The same pocket in menin binds both MLL and JUND but has opposite effects on transcription


Menin is a tumour suppressor protein whose loss or inactivation causes multiple endocrine neoplasia 1 (MEN1), a hereditary autosomal dominant tumour syndrome that is characterized by tumorigenesis in multiple endocrine organs1. Menin interacts with many proteins and is involved in a variety of cellular processes2,3,4,5,6,7,8. Menin binds the JUN family transcription factor JUND and inhibits its transcriptional activity2,9. Several MEN1 missense mutations disrupt the menin–JUND interaction, suggesting a correlation between the tumour-suppressor function of menin and its suppression of JUND-activated transcription2,10. Menin also interacts with mixed lineage leukaemia protein 1 (MLL1), a histone H3 lysine 4 methyltransferase, and functions as an oncogenic cofactor to upregulate gene transcription and promote MLL1-fusion-protein-induced leukaemogenesis5,7,11,12. A recent report on the tethering of MLL1 to chromatin binding factor lens epithelium-derived growth factor (LEDGF) by menin indicates that menin is a molecular adaptor coordinating the functions of multiple proteins13. Despite its importance, how menin interacts with many distinct partners and regulates their functions remains poorly understood. Here we present the crystal structures of human menin in its free form and in complexes with MLL1 or with JUND, or with an MLL1–LEDGF heterodimer. These structures show that menin contains a deep pocket that binds short peptides of MLL1 or JUND in the same manner, but that it can have opposite effects on transcription. The menin–JUND interaction blocks JUN N-terminal kinase (JNK)-mediated JUND phosphorylation and suppresses JUND-induced transcription. In contrast, menin promotes gene transcription by binding the transcription activator MLL1 through the peptide pocket while still interacting with the chromatin-anchoring protein LEDGF at a distinct surface formed by both menin and MLL1.

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Figure 1: Overview of the human menin–MLL1 MBM complex structure.
Figure 2: Structural and mutational analyses of the menin–MLL1 MBM interaction.
Figure 3: Structure of the menin–MLL1 MBM-LBM –LEDGF IBD ternary complex.
Figure 4: Structural and functional studies of the menin–JUND interaction.

Accession codes

Primary accessions

Protein Data Bank

Data deposits

The atomic coordinates and structure factors of menin, menin– MLL1MBM, menin–JUNDMBM, and menin–MLL1MBM-LBM–LEDGFIBD have been deposited in the RCSB Protein Data Bank under accession codes 3U84, 3U85, 3U86 and 3U88, respectively.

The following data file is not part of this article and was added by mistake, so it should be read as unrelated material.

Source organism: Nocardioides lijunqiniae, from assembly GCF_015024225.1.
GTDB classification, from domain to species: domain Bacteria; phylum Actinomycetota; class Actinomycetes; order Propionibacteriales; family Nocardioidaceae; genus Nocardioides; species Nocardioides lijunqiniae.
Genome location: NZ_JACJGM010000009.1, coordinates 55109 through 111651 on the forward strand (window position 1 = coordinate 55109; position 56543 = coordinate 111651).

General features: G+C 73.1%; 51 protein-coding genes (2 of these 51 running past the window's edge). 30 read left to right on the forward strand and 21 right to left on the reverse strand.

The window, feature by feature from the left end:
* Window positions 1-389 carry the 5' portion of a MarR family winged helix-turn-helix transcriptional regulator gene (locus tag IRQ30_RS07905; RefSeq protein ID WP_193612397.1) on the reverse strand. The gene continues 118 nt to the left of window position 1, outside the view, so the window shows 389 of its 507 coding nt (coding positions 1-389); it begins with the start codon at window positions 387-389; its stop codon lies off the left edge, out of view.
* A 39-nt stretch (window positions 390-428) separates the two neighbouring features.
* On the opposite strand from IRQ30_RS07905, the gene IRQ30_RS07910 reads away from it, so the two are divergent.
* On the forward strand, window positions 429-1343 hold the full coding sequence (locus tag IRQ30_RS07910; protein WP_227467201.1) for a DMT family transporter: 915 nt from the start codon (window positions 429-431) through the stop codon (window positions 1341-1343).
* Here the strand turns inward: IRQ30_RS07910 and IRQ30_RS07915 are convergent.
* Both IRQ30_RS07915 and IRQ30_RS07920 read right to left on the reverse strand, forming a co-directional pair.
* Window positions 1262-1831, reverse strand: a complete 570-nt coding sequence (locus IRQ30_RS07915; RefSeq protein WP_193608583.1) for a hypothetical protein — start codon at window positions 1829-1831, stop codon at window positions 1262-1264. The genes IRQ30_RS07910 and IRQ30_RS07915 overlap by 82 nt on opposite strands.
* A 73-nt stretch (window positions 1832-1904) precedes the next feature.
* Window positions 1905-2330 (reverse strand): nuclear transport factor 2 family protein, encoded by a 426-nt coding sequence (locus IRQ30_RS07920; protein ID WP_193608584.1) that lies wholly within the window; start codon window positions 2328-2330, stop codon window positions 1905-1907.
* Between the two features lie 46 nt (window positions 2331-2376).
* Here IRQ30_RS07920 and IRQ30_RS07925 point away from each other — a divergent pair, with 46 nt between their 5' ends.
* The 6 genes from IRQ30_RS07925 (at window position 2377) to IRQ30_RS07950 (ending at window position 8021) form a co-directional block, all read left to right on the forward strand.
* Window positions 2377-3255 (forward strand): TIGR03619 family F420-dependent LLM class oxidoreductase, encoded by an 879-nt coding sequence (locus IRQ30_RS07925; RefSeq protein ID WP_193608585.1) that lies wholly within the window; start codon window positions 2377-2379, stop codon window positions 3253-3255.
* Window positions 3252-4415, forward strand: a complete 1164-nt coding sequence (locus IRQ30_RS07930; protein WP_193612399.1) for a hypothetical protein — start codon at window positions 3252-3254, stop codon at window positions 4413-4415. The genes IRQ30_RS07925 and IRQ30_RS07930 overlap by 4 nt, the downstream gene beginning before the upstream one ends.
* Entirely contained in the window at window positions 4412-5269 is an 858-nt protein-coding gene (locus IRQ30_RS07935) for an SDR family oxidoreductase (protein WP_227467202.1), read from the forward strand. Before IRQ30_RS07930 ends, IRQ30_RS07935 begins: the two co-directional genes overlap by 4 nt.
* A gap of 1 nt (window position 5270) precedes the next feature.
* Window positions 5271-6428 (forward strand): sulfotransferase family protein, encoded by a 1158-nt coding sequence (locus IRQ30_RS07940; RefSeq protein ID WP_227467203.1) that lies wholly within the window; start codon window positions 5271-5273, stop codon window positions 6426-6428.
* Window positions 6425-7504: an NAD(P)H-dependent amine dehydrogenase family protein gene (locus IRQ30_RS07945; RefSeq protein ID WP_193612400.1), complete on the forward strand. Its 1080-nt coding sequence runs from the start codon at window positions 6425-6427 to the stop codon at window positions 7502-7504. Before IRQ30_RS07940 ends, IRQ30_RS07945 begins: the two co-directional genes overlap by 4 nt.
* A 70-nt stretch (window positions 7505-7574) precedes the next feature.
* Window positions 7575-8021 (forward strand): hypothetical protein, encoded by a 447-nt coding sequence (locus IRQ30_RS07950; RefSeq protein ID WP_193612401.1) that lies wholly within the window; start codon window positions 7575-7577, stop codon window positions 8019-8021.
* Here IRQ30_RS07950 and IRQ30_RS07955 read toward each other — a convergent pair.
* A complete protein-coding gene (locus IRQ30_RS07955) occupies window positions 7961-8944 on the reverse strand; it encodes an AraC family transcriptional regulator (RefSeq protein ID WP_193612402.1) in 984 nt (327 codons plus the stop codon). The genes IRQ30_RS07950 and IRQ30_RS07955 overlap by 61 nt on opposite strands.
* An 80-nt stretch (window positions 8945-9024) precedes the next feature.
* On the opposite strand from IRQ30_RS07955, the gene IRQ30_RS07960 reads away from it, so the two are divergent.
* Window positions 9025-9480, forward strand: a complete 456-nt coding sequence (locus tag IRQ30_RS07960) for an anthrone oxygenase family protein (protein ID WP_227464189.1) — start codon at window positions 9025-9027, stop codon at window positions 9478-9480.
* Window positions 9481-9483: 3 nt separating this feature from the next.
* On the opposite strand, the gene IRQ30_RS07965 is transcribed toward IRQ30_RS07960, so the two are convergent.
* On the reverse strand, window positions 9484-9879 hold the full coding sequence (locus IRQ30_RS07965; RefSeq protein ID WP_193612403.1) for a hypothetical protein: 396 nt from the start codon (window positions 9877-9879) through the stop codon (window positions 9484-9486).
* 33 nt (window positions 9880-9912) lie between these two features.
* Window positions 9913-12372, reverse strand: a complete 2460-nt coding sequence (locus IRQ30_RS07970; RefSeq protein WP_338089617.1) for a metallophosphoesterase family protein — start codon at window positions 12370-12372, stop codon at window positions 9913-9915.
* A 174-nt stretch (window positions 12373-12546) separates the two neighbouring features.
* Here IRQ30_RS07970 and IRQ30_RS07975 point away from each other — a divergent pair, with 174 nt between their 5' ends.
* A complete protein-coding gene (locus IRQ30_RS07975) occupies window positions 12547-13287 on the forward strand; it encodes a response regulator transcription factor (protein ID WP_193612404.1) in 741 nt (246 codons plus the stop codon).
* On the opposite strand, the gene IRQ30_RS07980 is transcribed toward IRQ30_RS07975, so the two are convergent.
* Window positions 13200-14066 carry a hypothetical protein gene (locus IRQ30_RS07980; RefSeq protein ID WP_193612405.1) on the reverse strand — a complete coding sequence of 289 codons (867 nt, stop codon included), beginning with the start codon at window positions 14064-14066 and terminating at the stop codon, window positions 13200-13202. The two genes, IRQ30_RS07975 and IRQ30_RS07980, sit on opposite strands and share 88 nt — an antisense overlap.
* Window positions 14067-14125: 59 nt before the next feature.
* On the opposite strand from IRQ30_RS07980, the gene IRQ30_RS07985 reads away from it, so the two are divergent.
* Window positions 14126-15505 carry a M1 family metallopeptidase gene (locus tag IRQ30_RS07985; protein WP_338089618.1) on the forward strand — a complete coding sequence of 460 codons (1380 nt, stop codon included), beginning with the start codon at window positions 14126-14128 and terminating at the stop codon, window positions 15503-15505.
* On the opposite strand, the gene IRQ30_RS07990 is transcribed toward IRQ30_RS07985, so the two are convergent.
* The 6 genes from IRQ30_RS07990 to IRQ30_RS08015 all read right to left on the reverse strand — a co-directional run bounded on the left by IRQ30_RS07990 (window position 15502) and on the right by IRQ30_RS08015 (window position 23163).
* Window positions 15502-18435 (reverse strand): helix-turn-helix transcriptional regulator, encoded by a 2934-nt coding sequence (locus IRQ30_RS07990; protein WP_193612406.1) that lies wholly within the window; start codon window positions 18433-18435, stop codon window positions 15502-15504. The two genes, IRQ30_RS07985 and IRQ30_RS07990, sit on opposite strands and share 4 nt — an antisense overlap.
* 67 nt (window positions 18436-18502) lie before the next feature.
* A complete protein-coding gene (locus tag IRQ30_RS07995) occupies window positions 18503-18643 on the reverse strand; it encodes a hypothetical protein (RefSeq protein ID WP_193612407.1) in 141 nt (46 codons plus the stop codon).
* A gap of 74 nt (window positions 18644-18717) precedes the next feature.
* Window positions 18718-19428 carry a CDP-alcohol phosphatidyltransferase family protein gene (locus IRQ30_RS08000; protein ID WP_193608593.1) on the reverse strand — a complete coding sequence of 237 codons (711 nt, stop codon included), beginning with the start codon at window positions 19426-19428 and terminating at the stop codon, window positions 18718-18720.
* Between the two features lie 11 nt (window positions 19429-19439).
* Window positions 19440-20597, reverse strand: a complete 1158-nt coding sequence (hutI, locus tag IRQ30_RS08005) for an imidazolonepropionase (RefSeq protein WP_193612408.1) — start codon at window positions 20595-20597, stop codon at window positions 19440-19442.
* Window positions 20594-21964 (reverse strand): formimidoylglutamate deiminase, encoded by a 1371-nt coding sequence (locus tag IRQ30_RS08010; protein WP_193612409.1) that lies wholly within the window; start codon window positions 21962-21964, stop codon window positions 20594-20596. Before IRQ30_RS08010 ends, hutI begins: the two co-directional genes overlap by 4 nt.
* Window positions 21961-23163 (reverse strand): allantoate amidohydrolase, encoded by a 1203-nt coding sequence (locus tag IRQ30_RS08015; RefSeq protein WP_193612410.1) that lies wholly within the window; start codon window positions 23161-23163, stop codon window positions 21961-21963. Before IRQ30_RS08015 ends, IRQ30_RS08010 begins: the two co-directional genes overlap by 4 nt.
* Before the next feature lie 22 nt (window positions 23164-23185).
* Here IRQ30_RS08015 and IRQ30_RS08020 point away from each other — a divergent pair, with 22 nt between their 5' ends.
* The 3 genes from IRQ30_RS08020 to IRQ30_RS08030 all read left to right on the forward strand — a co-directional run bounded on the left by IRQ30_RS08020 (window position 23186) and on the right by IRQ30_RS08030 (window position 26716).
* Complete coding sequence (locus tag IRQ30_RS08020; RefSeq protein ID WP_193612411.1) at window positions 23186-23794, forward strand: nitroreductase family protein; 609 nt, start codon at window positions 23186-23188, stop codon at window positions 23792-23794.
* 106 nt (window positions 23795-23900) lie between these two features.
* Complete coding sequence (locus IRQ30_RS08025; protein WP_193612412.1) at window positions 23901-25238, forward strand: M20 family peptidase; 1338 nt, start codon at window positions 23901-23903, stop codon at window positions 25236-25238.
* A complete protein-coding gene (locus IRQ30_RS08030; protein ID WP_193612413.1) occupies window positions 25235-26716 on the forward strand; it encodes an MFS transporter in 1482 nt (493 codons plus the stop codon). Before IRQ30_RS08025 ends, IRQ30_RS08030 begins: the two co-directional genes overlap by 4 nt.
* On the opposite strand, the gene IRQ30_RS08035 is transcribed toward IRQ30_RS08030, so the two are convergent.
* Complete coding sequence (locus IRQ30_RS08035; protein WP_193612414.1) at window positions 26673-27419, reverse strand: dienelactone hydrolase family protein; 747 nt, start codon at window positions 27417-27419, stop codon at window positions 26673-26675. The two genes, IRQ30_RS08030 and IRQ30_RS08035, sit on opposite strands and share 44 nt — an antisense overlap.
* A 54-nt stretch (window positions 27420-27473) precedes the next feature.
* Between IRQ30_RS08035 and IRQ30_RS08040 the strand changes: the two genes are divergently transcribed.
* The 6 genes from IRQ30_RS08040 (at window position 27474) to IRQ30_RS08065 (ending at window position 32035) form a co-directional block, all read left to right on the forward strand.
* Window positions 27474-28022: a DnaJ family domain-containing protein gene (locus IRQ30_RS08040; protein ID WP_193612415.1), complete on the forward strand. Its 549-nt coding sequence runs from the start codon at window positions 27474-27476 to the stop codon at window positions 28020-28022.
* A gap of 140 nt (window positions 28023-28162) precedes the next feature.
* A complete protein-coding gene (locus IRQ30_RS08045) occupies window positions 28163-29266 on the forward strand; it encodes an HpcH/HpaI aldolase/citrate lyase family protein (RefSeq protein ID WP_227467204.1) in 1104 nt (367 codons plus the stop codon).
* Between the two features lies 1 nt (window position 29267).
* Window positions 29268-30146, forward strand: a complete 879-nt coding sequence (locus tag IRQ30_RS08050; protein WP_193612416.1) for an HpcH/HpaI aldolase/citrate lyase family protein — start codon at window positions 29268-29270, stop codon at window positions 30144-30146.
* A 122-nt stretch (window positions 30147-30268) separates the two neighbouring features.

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We thank G. Wilding for the human JUND complementary DNA and P. Cherepanov for the human LEDGF cDNA. We thank Y. Chen and W. Deng for help at various stages of the project. M.L. is a Howard Hughes Medical Institute Early Career Scientist. Work was supported by National Institutes of Health grants (GM 083015-01 to M.L., R01-DK085121 to X.H. and R37-DK45729 to J.L.M.), an American Cancer Society Research Scholar grant (to M.L.) and an American Association for Cancer Research Caring for Carcinoid Foundation Grant (to X.H.). The General Medicine and Cancer Institutes Collaborative Access Team has been funded in whole or in part with federal funds from the National Cancer Institute (grant Y1-CO-1020) and the National Institute of General Medical Science (grant Y1-GM-1104). Use of the Advanced Photon Source was supported by the US Department of Energy, Office of Science, Office of Basic Energy Sciences, under contract number DE-AC02-06CH11357.

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J.H. is responsible for the bulk of the experiments, B.G. for the qRT-PCR and ChIP assays; B.W. for the co-immunoprecipitation and in vivo phosphorylation analyses, S.M. for the luciferase assay, N.A.V. and J.L.M. for the analysis of gastrin expression, and K.W. for some of the protein purification. M.L. and X.H. supervised the project and wrote the paper.

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Correspondence to Xianxin Hua or Ming Lei.

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The authors declare no competing financial interests.

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Huang, J., Gurung, B., Wan, B. et al. The same pocket in menin binds both MLL and JUND but has opposite effects on transcription. Nature 482, 542–546 (2012).

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